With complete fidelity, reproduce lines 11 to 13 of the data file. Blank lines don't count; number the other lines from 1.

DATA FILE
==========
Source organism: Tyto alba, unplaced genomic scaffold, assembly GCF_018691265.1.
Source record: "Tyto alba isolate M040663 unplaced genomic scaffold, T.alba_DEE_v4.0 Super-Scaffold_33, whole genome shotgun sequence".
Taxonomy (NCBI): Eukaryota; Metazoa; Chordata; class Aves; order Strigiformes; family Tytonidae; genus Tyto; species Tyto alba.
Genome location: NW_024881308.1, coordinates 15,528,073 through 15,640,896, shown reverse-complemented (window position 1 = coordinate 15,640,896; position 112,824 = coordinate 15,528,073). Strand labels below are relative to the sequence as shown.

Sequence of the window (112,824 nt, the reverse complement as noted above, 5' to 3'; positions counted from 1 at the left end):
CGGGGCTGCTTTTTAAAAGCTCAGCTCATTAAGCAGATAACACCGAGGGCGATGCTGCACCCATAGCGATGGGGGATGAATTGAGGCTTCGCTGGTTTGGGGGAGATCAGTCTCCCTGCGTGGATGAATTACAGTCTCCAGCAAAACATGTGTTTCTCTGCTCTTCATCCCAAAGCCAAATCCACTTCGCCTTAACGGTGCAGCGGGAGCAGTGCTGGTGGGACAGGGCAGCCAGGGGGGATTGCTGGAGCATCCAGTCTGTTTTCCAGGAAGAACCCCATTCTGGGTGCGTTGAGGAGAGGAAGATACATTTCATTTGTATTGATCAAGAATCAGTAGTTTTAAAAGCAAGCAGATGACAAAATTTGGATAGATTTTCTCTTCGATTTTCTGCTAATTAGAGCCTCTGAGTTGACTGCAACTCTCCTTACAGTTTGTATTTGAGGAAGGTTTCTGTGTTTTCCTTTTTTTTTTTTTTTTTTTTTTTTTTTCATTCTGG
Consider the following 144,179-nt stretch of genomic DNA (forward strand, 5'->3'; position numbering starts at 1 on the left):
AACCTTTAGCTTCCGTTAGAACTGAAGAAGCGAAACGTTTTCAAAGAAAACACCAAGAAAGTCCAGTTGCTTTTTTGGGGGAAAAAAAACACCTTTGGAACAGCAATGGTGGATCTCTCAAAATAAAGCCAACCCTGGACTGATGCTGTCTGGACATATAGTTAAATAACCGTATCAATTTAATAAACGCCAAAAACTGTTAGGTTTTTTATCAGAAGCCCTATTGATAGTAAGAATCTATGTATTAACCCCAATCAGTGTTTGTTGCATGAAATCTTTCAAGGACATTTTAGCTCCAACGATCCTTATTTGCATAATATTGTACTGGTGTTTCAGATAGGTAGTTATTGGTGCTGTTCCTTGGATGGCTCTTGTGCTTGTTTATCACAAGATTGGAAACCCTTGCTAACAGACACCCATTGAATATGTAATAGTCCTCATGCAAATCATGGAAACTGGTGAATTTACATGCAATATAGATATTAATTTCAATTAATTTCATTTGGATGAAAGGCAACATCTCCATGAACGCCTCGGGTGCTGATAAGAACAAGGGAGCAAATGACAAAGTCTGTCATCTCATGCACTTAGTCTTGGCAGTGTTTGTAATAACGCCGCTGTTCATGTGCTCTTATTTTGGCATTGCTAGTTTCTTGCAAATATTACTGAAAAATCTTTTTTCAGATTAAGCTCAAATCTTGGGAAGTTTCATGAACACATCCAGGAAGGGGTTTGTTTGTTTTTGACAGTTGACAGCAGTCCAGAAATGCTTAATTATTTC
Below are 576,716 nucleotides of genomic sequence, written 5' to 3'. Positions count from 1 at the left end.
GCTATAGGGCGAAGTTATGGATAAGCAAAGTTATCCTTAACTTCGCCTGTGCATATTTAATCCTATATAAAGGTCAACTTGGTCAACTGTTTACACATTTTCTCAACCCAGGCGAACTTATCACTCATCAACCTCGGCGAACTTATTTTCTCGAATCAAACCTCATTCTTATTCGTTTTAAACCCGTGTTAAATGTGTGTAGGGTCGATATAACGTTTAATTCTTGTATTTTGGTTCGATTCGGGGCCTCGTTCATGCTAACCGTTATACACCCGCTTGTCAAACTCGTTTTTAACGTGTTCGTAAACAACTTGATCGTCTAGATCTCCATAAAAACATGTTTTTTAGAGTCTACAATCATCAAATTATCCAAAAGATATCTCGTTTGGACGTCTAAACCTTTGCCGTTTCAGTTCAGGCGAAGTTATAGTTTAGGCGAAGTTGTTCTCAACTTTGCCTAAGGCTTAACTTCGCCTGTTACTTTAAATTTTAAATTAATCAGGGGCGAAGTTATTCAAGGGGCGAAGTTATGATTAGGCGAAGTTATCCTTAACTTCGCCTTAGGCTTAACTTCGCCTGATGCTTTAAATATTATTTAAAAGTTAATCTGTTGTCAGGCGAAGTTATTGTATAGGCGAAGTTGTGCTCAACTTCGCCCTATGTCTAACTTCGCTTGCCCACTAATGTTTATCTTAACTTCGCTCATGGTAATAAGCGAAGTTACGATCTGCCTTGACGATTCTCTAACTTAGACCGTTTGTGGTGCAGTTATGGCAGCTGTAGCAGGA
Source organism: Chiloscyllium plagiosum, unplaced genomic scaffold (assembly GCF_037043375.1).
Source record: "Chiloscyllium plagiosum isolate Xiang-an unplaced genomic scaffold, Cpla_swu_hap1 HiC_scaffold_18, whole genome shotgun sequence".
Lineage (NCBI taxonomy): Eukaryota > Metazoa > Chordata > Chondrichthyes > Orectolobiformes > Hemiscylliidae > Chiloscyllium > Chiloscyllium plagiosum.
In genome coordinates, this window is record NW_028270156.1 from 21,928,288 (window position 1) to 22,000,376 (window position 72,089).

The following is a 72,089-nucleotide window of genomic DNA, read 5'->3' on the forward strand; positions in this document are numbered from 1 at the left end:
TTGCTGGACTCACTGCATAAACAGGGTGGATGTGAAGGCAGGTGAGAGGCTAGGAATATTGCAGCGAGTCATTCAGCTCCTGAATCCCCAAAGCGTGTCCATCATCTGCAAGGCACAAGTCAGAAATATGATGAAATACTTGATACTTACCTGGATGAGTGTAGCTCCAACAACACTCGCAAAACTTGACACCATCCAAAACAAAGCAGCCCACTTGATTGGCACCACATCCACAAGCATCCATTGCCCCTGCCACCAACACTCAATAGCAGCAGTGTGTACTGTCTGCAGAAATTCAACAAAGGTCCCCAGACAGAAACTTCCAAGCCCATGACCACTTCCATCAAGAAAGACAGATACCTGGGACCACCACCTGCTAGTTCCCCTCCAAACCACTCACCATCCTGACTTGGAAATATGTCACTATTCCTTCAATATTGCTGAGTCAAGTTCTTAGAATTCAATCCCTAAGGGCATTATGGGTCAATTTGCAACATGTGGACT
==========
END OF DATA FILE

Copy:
Source organism: Chiloscyllium plagiosum, unplaced genomic scaffold (assembly GCF_037043375.1).
Source record: "Chiloscyllium plagiosum isolate Xiang-an unplaced genomic scaffold, Cpla_swu_hap1 HiC_scaffold_18, whole genome shotgun sequence".
Lineage (NCBI taxonomy): Eukaryota > Metazoa > Chordata > Chondrichthyes > Orectolobiformes > Hemiscylliidae > Chiloscyllium > Chiloscyllium plagiosum.